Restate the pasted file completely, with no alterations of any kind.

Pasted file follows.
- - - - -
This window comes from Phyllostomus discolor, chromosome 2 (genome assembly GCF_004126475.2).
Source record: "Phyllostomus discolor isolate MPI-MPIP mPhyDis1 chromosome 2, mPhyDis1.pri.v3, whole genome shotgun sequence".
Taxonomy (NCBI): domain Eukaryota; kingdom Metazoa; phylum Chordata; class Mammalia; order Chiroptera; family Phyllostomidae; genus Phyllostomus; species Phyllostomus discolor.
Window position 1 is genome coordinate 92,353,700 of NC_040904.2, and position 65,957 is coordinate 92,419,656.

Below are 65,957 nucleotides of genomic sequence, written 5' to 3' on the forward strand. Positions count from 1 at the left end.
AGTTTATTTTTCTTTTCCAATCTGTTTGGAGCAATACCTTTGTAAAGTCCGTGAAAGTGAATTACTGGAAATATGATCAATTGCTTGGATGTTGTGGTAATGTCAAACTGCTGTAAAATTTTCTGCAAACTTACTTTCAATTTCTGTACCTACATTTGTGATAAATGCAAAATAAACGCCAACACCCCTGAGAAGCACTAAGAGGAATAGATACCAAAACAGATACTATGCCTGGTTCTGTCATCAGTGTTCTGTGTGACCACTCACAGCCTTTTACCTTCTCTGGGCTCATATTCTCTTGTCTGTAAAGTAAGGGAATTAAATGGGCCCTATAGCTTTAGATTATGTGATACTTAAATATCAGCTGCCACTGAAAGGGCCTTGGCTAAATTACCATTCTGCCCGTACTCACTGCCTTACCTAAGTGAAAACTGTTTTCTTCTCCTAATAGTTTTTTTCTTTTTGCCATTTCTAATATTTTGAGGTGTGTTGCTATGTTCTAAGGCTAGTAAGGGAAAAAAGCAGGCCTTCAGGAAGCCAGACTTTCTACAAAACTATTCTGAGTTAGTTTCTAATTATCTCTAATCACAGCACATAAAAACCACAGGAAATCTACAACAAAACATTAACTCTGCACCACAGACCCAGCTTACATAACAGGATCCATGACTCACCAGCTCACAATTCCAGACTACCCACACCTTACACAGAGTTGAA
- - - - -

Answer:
This window comes from Phyllostomus discolor, chromosome 2 (genome assembly GCF_004126475.2).
Source record: "Phyllostomus discolor isolate MPI-MPIP mPhyDis1 chromosome 2, mPhyDis1.pri.v3, whole genome shotgun sequence".
Taxonomy (NCBI): domain Eukaryota; kingdom Metazoa; phylum Chordata; class Mammalia; order Chiroptera; family Phyllostomidae; genus Phyllostomus; species Phyllostomus discolor.
Window position 1 is genome coordinate 92,353,700 of NC_040904.2, and position 65,957 is coordinate 92,419,656.

Below are 65,957 nucleotides of genomic sequence, written 5' to 3' on the forward strand. Positions count from 1 at the left end.
AGTTTATTTTTCTTTTCCAATCTGTTTGGAGCAATACCTTTGTAAAGTCCGTGAAAGTGAATTACTGGAAATATGATCAATTGCTTGGATGTTGTGGTAATGTCAAACTGCTGTAAAATTTTCTGCAAACTTACTTTCAATTTCTGTACCTACATTTGTGATAAATGCAAAATAAACGCCAACACCCCTGAGAAGCACTAAGAGGAATAGATACCAAAACAGATACTATGCCTGGTTCTGTCATCAGTGTTCTGTGTGACCACTCACAGCCTTTTACCTTCTCTGGGCTCATATTCTCTTGTCTGTAAAGTAAGGGAATTAAATGGGCCCTATAGCTTTAGATTATGTGATACTTAAATATCAGCTGCCACTGAAAGGGCCTTGGCTAAATTACCATTCTGCCCGTACTCACTGCCTTACCTAAGTGAAAACTGTTTTCTTCTCCTAATAGTTTTTTTCTTTTTGCCATTTCTAATATTTTGAGGTGTGTTGCTATGTTCTAAGGCTAGTAAGGGAAAAAAGCAGGCCTTCAGGAAGCCAGACTTTCTACAAAACTATTCTGAGTTAGTTTCTAATTATCTCTAATCACAGCACATAAAAACCACAGGAAATCTACAACAAAACATTAACTCTGCACCACAGACCCAGCTTACATAACAGGATCCATGACTCACCAGCTCACAATTCCAGACTACCCACACCTTACACAGAGTTGAA